Americans' support for unions at highest level in decades

Americans' support for unions at highest level in decades

(NewsNation) — Like millions of Americans pay attention to their actual salary decline in the face of rising inflation, support for unions has surged to its highest level in nearly 60 years, according to a recent Gallup poll.

The survey, from August, found 71% of Americans approve of unions — nearly 20 points over a decade ago and the highest percentage in a Gallup poll since 1965.

Widespread support came despite the fact that only 6% of survey respondents were part of a trade union.

“The low unemployment rate that has developed during the pandemic is changing the balance of power between employers and employees, creating an environment that encourages union membership that has resulted in the formation of unions in some well-known companies,” the Gallup report said. “While it has increased, public approval of unions has only increased further during the pandemic and is now at a level not seen in nearly six decades.”

By 2021, about 10% of American workers are unionized, according to the Bureau of Labor Statistics. That’s about half the number of unions in 1983.

But there are signs the US labor movement is starting to regain some momentum.

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The National Labor Relations Board reports 57% increase in the number of union representative petitions filed during the first half of this fiscal year.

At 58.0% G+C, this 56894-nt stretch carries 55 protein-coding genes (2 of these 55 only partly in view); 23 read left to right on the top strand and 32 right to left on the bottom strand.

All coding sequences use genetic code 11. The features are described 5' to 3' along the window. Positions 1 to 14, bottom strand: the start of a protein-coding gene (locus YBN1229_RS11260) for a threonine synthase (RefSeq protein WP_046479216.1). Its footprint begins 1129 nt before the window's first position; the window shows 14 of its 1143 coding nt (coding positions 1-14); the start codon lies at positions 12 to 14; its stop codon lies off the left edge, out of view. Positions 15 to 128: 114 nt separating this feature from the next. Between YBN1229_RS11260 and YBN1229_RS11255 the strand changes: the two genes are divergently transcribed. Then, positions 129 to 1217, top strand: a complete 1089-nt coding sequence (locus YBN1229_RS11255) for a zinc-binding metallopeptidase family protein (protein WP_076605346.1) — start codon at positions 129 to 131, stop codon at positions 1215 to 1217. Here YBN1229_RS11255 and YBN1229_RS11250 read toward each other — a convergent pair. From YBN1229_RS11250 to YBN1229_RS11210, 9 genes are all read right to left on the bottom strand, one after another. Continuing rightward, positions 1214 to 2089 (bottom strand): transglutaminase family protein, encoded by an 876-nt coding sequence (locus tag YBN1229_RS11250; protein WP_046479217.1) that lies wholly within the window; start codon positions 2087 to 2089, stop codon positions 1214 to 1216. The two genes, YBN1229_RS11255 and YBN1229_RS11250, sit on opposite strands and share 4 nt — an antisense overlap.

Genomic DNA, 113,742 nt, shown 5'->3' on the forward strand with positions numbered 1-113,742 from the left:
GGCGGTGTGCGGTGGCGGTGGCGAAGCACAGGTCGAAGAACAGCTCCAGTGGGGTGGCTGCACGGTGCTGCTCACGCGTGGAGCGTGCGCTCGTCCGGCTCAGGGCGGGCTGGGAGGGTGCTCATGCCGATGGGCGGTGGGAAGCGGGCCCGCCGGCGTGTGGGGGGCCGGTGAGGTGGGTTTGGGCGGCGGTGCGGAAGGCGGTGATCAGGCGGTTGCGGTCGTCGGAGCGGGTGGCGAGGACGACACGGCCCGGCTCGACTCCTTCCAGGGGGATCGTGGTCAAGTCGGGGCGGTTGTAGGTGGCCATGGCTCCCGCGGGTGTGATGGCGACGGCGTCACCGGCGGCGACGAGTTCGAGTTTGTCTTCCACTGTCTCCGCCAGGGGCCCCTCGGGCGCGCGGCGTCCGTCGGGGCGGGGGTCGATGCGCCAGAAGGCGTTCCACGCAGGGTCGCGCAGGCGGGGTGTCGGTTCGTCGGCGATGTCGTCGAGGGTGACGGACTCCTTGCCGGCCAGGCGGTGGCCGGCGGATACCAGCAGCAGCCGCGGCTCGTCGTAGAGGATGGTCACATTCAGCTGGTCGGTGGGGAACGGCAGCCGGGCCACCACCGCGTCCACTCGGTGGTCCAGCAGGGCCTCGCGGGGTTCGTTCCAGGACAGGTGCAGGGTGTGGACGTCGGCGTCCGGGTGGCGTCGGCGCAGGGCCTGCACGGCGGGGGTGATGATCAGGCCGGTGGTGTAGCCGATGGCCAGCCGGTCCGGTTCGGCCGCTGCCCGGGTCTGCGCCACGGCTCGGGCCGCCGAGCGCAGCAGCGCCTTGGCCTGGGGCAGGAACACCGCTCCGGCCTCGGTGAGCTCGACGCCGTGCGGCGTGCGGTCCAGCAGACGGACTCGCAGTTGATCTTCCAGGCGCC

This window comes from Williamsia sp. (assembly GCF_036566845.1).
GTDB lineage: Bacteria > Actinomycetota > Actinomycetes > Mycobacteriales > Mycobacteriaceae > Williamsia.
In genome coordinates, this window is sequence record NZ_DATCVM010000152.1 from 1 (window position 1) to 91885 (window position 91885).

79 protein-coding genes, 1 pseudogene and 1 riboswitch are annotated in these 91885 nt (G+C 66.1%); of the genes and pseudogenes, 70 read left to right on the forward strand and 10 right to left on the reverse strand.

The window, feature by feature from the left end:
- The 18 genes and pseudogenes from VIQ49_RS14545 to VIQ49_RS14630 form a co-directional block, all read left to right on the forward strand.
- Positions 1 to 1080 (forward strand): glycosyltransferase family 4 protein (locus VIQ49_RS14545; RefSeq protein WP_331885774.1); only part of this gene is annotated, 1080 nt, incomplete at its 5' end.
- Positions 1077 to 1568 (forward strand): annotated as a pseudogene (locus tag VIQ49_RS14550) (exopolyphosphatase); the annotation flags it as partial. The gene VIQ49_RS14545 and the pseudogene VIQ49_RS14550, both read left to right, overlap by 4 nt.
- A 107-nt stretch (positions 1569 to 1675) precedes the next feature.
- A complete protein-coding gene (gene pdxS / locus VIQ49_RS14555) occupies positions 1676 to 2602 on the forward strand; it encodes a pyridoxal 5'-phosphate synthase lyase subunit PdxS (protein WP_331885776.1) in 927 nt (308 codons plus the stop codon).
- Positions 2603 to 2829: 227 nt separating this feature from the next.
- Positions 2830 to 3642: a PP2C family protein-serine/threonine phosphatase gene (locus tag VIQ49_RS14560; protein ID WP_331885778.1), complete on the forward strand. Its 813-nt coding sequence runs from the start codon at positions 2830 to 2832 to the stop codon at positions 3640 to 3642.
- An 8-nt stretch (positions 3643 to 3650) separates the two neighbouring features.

It’s a sign a tight labor market, characterized by low unemployment and millions of open jobs, has given workers additional leverage to bargain collectively.

Just last month, the union represented railroad workers negotiated 24% increase along with a $5,000 bonus and an improved work schedule.

In California, more than half a million fast food workers could see their wages rise to $22 an hour now that Governor Gavin Newsom has sign the FAST Recovery Act. The first bill of its kind created a statewide “Fast Food Council” that would set minimum industry standards and allow workers to negotiate more effectively as a sector.

Other big companies, such as Amazon and Starbucks, have also seen efforts to unionize moving forward.

In April, Amazon workers on Staten Island, New York, choose to associate in the first successful US organizing effort in the retail giant’s history.

As of August, employees at more than 220 Starbucks stores have also chosen to associate.

It remains to be seen whether the wave of unions will continue into 2023. Many economists expect a recession in the coming months that could shift the balance of power back to employers.

Among non-union workers, the majority (58%) said they were not at all interested in joining, Gallup found.

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